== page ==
Other economics

A calm consideration of inflation and interest rates

On Tuesday, Melbourne Cup Day, the Reserve Bank will make its decision on interest rates. In making its decision the RBA will take into account the ABS CPI data for the September quarter.

It has been intriguing to read the media commentary on that latest CPI, which is mostly along the lines that because expectations were for a 1.1 percent rise, and the CPI came in at 1.2 percent, the odds on a Reserve Bank rise in interest rates shortened significantly. It’s as if the staff and board of the RBA could be replaced by a computer linked to the ABS with a one-line program: IF CPI > X, <Y, D INT = 0.25%.

John Hawkins of the University of Canberra, who has spent a little time looking at the ABS data and some other sources of data on price movements, has a Conversation piece: Petrol is holding up inflation – the 7 graphs that show what’s happening to prices and what it will mean for interest rates. Anyone looking at these graphs is drawn to the conclusion that inflation is on the way down and that there is little reason for the RBA to lift rates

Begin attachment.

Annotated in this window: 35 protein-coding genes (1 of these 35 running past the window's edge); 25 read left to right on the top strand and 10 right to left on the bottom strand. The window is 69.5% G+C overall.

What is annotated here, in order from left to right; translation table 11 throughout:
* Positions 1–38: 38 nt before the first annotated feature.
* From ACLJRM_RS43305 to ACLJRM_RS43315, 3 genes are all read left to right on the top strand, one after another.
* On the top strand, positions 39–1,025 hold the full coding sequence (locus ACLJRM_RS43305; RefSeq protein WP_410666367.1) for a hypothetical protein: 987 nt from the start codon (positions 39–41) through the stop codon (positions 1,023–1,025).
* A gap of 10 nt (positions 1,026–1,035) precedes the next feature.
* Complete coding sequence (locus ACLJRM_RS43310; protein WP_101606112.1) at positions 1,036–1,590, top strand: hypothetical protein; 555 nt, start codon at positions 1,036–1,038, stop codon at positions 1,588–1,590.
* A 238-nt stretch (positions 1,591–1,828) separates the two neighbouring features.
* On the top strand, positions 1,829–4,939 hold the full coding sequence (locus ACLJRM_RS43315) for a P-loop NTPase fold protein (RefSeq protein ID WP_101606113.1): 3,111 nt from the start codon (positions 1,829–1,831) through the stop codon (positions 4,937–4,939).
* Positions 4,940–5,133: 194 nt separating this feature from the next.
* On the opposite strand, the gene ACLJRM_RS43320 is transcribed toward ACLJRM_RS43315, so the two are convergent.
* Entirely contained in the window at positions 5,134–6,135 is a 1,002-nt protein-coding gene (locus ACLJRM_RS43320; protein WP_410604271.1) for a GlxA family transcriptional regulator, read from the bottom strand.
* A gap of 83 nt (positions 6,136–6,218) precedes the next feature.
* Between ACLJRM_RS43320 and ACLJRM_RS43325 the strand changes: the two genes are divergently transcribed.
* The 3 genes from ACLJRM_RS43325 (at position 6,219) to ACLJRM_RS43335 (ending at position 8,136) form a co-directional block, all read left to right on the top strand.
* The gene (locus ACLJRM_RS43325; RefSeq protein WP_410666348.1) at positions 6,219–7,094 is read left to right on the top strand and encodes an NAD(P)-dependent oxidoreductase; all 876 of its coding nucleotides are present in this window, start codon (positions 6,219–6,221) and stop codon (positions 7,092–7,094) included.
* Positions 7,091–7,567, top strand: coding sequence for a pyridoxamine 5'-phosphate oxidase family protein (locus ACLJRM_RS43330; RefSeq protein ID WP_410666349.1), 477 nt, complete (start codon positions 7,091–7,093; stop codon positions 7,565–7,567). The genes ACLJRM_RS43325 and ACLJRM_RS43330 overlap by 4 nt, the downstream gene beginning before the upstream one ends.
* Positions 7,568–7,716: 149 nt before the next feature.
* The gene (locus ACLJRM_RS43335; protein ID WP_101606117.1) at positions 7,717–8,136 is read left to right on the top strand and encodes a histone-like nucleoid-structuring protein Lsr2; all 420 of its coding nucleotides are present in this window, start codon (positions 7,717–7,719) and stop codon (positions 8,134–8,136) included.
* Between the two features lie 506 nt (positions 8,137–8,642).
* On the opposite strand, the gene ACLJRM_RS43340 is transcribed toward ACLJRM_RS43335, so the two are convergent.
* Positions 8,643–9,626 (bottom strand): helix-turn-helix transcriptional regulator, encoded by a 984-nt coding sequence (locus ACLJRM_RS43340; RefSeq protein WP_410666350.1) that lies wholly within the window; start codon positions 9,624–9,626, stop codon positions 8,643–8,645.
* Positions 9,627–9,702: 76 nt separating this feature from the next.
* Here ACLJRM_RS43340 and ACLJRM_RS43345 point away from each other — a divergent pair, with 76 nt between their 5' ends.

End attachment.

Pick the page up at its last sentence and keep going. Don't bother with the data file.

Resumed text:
Peter Martin has a similar Conversation contribution: Think the RBA will lift rates on Melbourne Cup day? Don’t bet your house on it. He too points to evidence that CPI inflation is easing.

He also draws attention to a speech by RBA Governor Michelle Bullock – Monetary policy in Australia: complementarities and trade-offs – in which she shows how different households’ discretionary income (using a household equivalent of the corporate measure of free cash flow) has changed over the last two years. Indebted owner-occupiers, the households that would be most adversely affected by a further interest rate rise, have already taken a significant hit to their discretionary income. For them monetary policy is working, all too effectively.

Martin’s main point is that while the RBA is clearly concerned with present inflation indicators, it is also concerned with inflation expectations. It has to smooth out the noise in ABS data (for example volatile gasoline prices) and to consider how decision-makers, from households through to trade unions and investment banks, believe inflation is trending. The CPI is a lagging indicator, but the RBA tries to assess what inflation is nowand what it is likely to be in the future. It’s about informed judgement: the RBA certainly cannot be replaced by a computer hard-wired to the ABS.